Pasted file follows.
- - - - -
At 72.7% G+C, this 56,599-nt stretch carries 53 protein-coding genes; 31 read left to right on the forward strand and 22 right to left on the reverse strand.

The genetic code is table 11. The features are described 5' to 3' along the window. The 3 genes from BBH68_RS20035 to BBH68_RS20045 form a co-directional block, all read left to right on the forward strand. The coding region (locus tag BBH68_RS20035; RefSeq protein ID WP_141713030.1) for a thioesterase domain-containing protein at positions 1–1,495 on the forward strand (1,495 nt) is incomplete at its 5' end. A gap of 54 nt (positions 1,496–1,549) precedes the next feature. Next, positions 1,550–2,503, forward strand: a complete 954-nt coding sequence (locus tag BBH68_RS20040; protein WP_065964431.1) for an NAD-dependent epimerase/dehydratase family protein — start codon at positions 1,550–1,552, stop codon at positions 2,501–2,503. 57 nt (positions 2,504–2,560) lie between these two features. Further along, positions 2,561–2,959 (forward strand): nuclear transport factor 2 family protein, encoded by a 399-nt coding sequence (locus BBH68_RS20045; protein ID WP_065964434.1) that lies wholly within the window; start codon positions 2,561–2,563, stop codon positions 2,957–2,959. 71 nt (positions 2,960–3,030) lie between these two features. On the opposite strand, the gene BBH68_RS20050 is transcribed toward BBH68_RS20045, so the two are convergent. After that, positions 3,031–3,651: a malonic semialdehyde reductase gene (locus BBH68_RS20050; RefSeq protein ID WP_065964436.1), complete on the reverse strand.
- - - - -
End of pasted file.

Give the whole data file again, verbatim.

At 72.7% G+C, this 56,599-nt stretch carries 53 protein-coding genes; 31 read left to right on the forward strand and 22 right to left on the reverse strand.

The genetic code is table 11. The features are described 5' to 3' along the window. The 3 genes from BBH68_RS20035 to BBH68_RS20045 form a co-directional block, all read left to right on the forward strand. The coding region (locus tag BBH68_RS20035; RefSeq protein ID WP_141713030.1) for a thioesterase domain-containing protein at positions 1–1,495 on the forward strand (1,495 nt) is incomplete at its 5' end. A gap of 54 nt (positions 1,496–1,549) precedes the next feature. Next, positions 1,550–2,503, forward strand: a complete 954-nt coding sequence (locus tag BBH68_RS20040; protein WP_065964431.1) for an NAD-dependent epimerase/dehydratase family protein — start codon at positions 1,550–1,552, stop codon at positions 2,501–2,503. 57 nt (positions 2,504–2,560) lie between these two features. Further along, positions 2,561–2,959 (forward strand): nuclear transport factor 2 family protein, encoded by a 399-nt coding sequence (locus BBH68_RS20045; protein ID WP_065964434.1) that lies wholly within the window; start codon positions 2,561–2,563, stop codon positions 2,957–2,959. 71 nt (positions 2,960–3,030) lie between these two features. On the opposite strand, the gene BBH68_RS20050 is transcribed toward BBH68_RS20045, so the two are convergent. After that, positions 3,031–3,651: a malonic semialdehyde reductase gene (locus BBH68_RS20050; RefSeq protein ID WP_065964436.1), complete on the reverse strand.